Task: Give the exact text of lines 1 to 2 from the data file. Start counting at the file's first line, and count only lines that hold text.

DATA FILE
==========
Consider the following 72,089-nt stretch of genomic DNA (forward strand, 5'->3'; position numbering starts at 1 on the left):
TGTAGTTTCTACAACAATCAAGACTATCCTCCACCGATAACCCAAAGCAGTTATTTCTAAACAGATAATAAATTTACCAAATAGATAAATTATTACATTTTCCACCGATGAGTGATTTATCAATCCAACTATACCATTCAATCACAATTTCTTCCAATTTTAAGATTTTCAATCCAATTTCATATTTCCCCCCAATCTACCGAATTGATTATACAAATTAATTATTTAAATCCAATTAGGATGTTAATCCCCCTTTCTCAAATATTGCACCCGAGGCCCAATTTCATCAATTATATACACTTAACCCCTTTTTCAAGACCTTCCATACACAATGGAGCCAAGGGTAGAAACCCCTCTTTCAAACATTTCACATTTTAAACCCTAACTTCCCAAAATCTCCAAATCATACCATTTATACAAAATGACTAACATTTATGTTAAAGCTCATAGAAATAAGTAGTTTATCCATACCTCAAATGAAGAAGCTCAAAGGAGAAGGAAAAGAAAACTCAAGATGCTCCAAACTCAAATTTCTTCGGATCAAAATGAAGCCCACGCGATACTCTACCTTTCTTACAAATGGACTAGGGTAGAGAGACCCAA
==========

Consider the following 72,089-nt stretch of genomic DNA (forward strand, 5'->3'; position numbering starts at 1 on the left):
TGTAGTTTCTACAACAATCAAGACTATCCTCCACCGATAACCCAAAGCAGTTATTTCTAAACAGATAATAAATTTACCAAATAGATAAATTATTACATTTTCCACCGATGAGTGATTTATCAATCCAACTATACCATTCAATCACAATTTCTTCCAATTTTAAGATTTTCAATCCAATTTCATATTTCCCCCCAATCTACCGAATTGATTATACAAATTAATTATTTAAATCCAATTAGGATGTTAATCCCCCTTTCTCAAATATTGCACCCGAGGCCCAATTTCATCAATTATATACACTTAACCCCTTTTTCAAGACCTTCCATACACAATGGAGCCAAGGGTAGAAACCCCTCTTTCAAACATTTCACATTTTAAACCCTAACTTCCCAAAATCTCCAAATCATACCATTTATACAAAATGACTAACATTTATGTTAAAGCTCATAGAAATAAGTAGTTTATCCATACCTCAAATGAAGAAGCTCAAAGGAGAAGGAAAAGAAAACTCAAGATGCTCCAAACTCAAATTTCTTCGGATCAAAATGAAGCCCACGCGATACTCTACCTTTCTTACAAATGGACTAGGGTAGAGAGACCCAA